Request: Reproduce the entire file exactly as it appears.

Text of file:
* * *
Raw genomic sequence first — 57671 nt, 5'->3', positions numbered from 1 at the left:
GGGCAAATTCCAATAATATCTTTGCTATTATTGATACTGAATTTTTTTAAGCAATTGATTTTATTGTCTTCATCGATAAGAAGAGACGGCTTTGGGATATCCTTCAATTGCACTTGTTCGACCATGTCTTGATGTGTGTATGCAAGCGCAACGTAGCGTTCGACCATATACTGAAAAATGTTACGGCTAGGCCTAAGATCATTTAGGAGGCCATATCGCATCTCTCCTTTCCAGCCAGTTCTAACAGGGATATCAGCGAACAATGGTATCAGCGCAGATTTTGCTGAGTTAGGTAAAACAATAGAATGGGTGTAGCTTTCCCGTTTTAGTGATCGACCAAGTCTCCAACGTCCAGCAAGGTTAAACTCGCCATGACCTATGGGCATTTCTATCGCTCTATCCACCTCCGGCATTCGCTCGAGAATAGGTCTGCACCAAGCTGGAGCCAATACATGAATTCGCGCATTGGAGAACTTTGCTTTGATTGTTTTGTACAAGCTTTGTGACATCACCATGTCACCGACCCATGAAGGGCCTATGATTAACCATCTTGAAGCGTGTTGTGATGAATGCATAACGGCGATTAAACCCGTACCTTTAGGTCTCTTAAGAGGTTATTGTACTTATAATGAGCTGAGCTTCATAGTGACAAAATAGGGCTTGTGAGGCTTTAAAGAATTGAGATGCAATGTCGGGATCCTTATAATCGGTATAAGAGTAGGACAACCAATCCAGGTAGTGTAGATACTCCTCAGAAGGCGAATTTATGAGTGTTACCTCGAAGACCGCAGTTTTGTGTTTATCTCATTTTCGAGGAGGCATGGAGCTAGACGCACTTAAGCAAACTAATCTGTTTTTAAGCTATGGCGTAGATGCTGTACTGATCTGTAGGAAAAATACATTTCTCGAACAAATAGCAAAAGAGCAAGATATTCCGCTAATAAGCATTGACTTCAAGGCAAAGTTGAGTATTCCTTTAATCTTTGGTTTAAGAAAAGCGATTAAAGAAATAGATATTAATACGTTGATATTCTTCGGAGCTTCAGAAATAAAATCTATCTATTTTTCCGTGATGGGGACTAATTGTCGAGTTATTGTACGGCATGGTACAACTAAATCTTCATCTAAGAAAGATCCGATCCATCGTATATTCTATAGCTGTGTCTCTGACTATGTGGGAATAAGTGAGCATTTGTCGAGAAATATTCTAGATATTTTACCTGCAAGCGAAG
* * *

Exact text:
Raw genomic sequence first — 57671 nt, 5'->3', positions numbered from 1 at the left:
GGGCAAATTCCAATAATATCTTTGCTATTATTGATACTGAATTTTTTTAAGCAATTGATTTTATTGTCTTCATCGATAAGAAGAGACGGCTTTGGGATATCCTTCAATTGCACTTGTTCGACCATGTCTTGATGTGTGTATGCAAGCGCAACGTAGCGTTCGACCATATACTGAAAAATGTTACGGCTAGGCCTAAGATCATTTAGGAGGCCATATCGCATCTCTCCTTTCCAGCCAGTTCTAACAGGGATATCAGCGAACAATGGTATCAGCGCAGATTTTGCTGAGTTAGGTAAAACAATAGAATGGGTGTAGCTTTCCCGTTTTAGTGATCGACCAAGTCTCCAACGTCCAGCAAGGTTAAACTCGCCATGACCTATGGGCATTTCTATCGCTCTATCCACCTCCGGCATTCGCTCGAGAATAGGTCTGCACCAAGCTGGAGCCAATACATGAATTCGCGCATTGGAGAACTTTGCTTTGATTGTTTTGTACAAGCTTTGTGACATCACCATGTCACCGACCCATGAAGGGCCTATGATTAACCATCTTGAAGCGTGTTGTGATGAATGCATAACGGCGATTAAACCCGTACCTTTAGGTCTCTTAAGAGGTTATTGTACTTATAATGAGCTGAGCTTCATAGTGACAAAATAGGGCTTGTGAGGCTTTAAAGAATTGAGATGCAATGTCGGGATCCTTATAATCGGTATAAGAGTAGGACAACCAATCCAGGTAGTGTAGATACTCCTCAGAAGGCGAATTTATGAGTGTTACCTCGAAGACCGCAGTTTTGTGTTTATCTCATTTTCGAGGAGGCATGGAGCTAGACGCACTTAAGCAAACTAATCTGTTTTTAAGCTATGGCGTAGATGCTGTACTGATCTGTAGGAAAAATACATTTCTCGAACAAATAGCAAAAGAGCAAGATATTCCGCTAATAAGCATTGACTTCAAGGCAAAGTTGAGTATTCCTTTAATCTTTGGTTTAAGAAAAGCGATTAAAGAAATAGATATTAATACGTTGATATTCTTCGGAGCTTCAGAAATAAAATCTATCTATTTTTCCGTGATGGGGACTAATTGTCGAGTTATTGTACGGCATGGTACAACTAAATCTTCATCTAAGAAAGATCCGATCCATCGTATATTCTATAGCTGTGTCTCTGACTATGTGGGAATAAGTGAGCATTTGTCGAGAAATATTCTAGATATTTTACCTGCAAGCGAAG